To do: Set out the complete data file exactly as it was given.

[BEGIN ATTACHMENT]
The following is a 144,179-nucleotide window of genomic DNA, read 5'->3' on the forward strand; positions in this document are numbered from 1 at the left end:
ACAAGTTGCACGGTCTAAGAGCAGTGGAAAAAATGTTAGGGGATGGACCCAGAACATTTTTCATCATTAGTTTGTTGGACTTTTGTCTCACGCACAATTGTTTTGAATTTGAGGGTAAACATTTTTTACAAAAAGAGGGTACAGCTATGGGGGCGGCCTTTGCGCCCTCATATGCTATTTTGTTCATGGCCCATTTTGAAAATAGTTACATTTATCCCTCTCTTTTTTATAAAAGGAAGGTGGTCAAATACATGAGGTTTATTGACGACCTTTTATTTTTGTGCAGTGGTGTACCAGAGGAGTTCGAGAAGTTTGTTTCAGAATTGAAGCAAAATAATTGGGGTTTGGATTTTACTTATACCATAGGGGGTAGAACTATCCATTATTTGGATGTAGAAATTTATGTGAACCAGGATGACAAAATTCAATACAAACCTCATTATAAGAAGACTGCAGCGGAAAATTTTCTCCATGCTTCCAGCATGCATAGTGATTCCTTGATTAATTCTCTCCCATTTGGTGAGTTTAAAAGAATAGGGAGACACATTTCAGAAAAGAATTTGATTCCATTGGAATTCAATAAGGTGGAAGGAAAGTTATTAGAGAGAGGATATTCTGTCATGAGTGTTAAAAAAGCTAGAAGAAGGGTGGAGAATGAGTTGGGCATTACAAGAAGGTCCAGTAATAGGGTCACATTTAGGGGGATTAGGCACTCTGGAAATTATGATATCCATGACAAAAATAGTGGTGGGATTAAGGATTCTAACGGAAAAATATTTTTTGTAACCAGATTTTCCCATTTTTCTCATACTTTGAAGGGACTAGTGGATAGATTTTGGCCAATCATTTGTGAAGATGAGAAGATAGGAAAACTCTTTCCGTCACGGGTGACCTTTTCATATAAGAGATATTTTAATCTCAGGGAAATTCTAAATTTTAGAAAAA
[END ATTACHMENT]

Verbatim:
The following is a 144,179-nucleotide window of genomic DNA, read 5'->3' on the forward strand; positions in this document are numbered from 1 at the left end:
ACAAGTTGCACGGTCTAAGAGCAGTGGAAAAAATGTTAGGGGATGGACCCAGAACATTTTTCATCATTAGTTTGTTGGACTTTTGTCTCACGCACAATTGTTTTGAATTTGAGGGTAAACATTTTTTACAAAAAGAGGGTACAGCTATGGGGGCGGCCTTTGCGCCCTCATATGCTATTTTGTTCATGGCCCATTTTGAAAATAGTTACATTTATCCCTCTCTTTTTTATAAAAGGAAGGTGGTCAAATACATGAGGTTTATTGACGACCTTTTATTTTTGTGCAGTGGTGTACCAGAGGAGTTCGAGAAGTTTGTTTCAGAATTGAAGCAAAATAATTGGGGTTTGGATTTTACTTATACCATAGGGGGTAGAACTATCCATTATTTGGATGTAGAAATTTATGTGAACCAGGATGACAAAATTCAATACAAACCTCATTATAAGAAGACTGCAGCGGAAAATTTTCTCCATGCTTCCAGCATGCATAGTGATTCCTTGATTAATTCTCTCCCATTTGGTGAGTTTAAAAGAATAGGGAGACACATTTCAGAAAAGAATTTGATTCCATTGGAATTCAATAAGGTGGAAGGAAAGTTATTAGAGAGAGGATATTCTGTCATGAGTGTTAAAAAAGCTAGAAGAAGGGTGGAGAATGAGTTGGGCATTACAAGAAGGTCCAGTAATAGGGTCACATTTAGGGGGATTAGGCACTCTGGAAATTATGATATCCATGACAAAAATAGTGGTGGGATTAAGGATTCTAACGGAAAAATATTTTTTGTAACCAGATTTTCCCATTTTTCTCATACTTTGAAGGGACTAGTGGATAGATTTTGGCCAATCATTTGTGAAGATGAGAAGATAGGAAAACTCTTTCCGTCACGGGTGACCTTTTCATATAAGAGATATTTTAATCTCAGGGAAATTCTAAATTTTAGAAAAA